by Kody Fairfield
In the days prior to the second Presidential debate, whistle blower and hacktivist website Wikileaks dropped numerous documents allegedly obtained from Democratic Presidential candidate Hillary Clinton‘s campaign chairman John Podesta email. The emails contained comments from Clinton on voter blocs, how her campaign planned to handled different Republican candidates, various transcripts from Clinton’s Wall Street speeches, and even comments on her “public and private” policy positions.
Interestingly however was something included in a speech transcript regarding a foreign policy position which Clinton has long held, and repeated during Sunday’s second debate. That is her war-hawkish position on levying a “No-Fly Zone” over Syria as the country wades through a brutal civil war.
“To have a no-fly zone you have to take out all of the air defenses, many of which are located in populated areas. So our missiles, even if they are standoff missiles so we’re not putting our pilots at risk— you’re going to kill a lot of Syrians,” Clinton admitted.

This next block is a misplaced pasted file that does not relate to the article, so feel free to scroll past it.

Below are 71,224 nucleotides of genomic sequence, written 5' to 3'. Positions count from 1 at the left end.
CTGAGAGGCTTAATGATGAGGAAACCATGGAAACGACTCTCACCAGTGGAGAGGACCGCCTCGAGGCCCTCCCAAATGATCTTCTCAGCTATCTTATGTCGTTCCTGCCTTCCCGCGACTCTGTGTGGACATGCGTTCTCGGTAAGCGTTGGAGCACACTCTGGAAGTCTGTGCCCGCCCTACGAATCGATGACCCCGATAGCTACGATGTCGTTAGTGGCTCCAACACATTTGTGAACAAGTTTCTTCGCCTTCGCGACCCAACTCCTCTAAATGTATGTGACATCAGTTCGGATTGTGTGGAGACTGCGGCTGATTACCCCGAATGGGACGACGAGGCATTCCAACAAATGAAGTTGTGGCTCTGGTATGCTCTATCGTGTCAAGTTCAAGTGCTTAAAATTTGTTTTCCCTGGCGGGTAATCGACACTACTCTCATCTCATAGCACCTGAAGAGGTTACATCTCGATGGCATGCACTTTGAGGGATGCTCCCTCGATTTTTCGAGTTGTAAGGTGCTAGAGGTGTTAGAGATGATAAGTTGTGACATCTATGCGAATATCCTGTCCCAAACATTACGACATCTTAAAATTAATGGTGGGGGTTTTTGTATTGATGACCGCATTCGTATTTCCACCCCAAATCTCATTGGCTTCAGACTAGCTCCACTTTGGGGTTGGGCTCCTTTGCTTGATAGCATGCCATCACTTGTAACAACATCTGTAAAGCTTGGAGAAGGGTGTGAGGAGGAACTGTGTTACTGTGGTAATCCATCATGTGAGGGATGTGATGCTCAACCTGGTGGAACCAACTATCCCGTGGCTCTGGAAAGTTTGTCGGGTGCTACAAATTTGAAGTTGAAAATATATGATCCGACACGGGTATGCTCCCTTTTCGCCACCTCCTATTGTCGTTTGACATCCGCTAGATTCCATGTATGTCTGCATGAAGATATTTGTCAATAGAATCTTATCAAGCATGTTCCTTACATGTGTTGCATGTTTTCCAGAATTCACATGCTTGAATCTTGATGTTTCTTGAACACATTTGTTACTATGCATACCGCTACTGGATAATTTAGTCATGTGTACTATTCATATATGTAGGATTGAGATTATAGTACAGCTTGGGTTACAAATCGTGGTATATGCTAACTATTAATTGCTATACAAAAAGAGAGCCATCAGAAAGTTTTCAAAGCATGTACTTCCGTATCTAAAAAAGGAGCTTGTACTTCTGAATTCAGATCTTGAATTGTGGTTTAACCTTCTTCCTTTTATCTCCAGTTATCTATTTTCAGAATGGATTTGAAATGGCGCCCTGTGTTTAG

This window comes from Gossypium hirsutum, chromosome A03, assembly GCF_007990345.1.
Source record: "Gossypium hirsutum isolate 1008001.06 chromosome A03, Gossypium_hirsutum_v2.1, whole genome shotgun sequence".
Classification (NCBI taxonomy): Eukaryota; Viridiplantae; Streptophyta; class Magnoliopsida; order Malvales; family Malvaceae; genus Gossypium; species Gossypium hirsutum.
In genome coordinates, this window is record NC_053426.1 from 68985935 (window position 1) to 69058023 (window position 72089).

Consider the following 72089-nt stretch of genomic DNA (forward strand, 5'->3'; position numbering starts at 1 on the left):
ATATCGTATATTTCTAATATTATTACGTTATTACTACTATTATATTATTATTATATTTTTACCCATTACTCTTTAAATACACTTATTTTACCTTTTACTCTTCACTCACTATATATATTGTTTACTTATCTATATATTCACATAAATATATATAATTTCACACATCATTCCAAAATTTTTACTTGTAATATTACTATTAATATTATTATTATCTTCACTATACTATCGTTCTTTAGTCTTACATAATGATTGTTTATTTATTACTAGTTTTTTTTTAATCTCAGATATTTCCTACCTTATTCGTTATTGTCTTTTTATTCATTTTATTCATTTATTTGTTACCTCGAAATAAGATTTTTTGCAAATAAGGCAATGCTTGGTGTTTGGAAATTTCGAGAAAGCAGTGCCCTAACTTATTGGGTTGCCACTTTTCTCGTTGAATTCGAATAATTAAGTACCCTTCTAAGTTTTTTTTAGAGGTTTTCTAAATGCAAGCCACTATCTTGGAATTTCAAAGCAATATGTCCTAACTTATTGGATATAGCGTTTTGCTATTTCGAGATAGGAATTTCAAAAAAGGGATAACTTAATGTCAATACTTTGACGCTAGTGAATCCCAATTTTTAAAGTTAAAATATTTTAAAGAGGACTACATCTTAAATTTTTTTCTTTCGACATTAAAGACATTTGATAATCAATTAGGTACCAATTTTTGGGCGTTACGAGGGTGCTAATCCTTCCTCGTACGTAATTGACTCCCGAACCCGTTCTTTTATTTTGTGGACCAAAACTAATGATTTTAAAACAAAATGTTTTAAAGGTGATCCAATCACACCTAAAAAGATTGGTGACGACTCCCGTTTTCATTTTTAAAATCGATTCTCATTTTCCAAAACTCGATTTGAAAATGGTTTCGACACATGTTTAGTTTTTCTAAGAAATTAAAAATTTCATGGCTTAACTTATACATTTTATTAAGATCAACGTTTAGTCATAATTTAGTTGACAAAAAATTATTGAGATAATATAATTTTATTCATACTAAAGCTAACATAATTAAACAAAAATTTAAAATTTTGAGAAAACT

She then expressed concern that would make that “intervention that people talk about so glibly” a full-fledged “American and NATO involvement where you take a lot of civilians.”
It is interesting to look at this forethought and wonder how Clinton can still openly defend this position, especially when it can be argued that a “No-Fly Zone” would essentially be the beginning of World War III. During the Republican primary process, the Republican Senator from Kentucky, Rand Paul, laid this case out very clearly. Paul argues that attacking Russian planes which were invited to fly in that air space by the sovereign host nation, an act necessary to protecting a “No-Fly Zone,” is a “recipe for WWIII.”
Clinton, not shockingly, again appears to be in favor of war. Worse yet, this is not just war, but a war which she admits would cost “a lot” of casualties (not to say that there are wars with low casualties). Has Clinton ever met a war she did not like?